Catching the bottom of a correction is all about sentiment. When everyone has lost faith in/sight of fundamentals, you need skills reading the herd not the numbers. Watch the herd, don’t join the herd. Look at the tables above, at the best recovery stocks and their PEs and Yields. Warren Buffett could not have picked those stocks on the numbers. Most of the best stocks combined zero yields and were loss-making. Read the herd not the numbers. Fundamentals are useless when it comes to timing the market. Its why value investors always emphasise the long term, because they are useless at the short term. "Its a weighing machine not a voting machine" is just an excuse for giving up on timing the market.
At extreme moments the market drives all, sinks all boats, lifts all boats. Focus all your attention on identifying the “Pivot Point” in the market. In corrections the woods are on the move, forget the trees until the forest is going up again.
- Stock selection comes second to the market. After the market pivot point, stock selection is about where you will make the most money, but you have to get the market right first. If you get that right you’ll make money in everything.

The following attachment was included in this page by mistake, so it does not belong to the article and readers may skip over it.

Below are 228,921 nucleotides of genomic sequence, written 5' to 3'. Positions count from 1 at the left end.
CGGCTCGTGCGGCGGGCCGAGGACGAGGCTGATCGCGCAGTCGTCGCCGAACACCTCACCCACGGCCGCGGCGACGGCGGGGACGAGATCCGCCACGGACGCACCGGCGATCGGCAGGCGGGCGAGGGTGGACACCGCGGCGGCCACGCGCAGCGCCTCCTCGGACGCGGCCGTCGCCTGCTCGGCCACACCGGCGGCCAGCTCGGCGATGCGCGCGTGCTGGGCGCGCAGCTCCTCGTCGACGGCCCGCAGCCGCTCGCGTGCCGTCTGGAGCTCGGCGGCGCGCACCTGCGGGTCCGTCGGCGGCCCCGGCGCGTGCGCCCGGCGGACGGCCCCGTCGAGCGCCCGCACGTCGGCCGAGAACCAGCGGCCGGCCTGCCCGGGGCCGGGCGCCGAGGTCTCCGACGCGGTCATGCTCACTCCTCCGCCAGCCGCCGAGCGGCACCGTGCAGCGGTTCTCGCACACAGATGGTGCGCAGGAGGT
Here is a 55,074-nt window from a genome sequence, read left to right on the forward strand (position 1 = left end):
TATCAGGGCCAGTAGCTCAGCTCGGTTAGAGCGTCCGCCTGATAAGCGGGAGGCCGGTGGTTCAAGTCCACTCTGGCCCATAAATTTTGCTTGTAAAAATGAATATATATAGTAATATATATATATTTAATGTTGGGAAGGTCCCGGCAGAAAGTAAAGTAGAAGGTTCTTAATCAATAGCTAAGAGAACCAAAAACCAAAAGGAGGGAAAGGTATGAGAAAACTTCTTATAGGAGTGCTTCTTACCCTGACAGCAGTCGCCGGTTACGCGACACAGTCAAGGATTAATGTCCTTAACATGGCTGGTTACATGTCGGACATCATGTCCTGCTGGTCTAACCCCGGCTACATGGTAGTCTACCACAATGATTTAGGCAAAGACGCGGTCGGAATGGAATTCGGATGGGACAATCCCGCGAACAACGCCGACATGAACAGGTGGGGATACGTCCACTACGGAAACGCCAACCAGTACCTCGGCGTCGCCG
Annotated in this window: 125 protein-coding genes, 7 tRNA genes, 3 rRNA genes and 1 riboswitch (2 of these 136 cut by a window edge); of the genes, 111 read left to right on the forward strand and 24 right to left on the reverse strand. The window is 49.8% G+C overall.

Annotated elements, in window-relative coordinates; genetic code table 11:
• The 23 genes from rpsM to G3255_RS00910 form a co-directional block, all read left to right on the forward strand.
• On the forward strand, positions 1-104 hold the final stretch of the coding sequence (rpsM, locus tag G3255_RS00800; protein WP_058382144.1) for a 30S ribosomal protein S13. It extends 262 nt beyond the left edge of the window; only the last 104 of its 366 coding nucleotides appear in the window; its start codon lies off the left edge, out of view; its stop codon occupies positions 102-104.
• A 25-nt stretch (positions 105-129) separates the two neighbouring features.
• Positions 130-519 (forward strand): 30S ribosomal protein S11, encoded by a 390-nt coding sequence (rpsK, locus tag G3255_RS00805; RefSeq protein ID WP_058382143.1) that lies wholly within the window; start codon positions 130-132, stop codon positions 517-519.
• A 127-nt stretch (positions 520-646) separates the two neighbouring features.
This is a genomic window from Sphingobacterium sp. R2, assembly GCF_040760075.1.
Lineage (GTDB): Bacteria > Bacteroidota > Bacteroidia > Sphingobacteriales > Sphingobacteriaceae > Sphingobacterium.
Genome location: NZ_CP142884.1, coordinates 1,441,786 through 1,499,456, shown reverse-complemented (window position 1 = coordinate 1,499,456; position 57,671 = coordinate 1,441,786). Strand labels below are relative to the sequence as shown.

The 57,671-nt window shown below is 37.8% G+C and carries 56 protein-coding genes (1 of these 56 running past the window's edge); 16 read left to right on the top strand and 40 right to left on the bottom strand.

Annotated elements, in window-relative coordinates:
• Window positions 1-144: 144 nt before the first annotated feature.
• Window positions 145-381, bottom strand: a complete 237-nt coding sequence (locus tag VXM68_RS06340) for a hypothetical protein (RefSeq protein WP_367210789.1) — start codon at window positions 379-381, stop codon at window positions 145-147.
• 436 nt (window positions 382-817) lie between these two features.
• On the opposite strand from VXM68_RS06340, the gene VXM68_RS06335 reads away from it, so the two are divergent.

- The recovery will come fastest and hardest in the stocks that have suffered the most extreme sentiment swings. In the last year Qantas, Stockland, EDP Education and Virgin were not the stocks with the best fundamentals (far from it), they were stocks that got the most oversold, so rebounded the most. The money is in identifying and timing the extremes of sentiment in stocks as well.
- Don’t bother to buy defensive stocks when the correction starts. Do you remember A2M, FPH, TLS and WOW performing better than the rest of the market when the market fell over. They had a “moment” of outperformance. But in the recovery they have been some of the worst performers. Defensive stocks will not serve you well at any time. Leave them to the fund managers that concern themselves with their own relative, not actual, performance. For an individual investor there is almost no point at which you would want to buy a “defensive” stock. They make less money in the recovery and there is no point holding the stock that loses you less money in a correction.
At the end of the day the pandemic year has been great for us as investors. It has been a year of fabulous opportunities. Hopefully you played the game. Look forward to the next great correction. Hopefully we'll all have the vigilance, experience and courage to exploit it, not run from it.
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Marcus Padley founded Marcus Today in 1998 and leads the team of analysts and market commentators that publishes a daily stock market newsletter, presents four podcasts and runs an $80m Australian equity fund. He is passionate about educating and...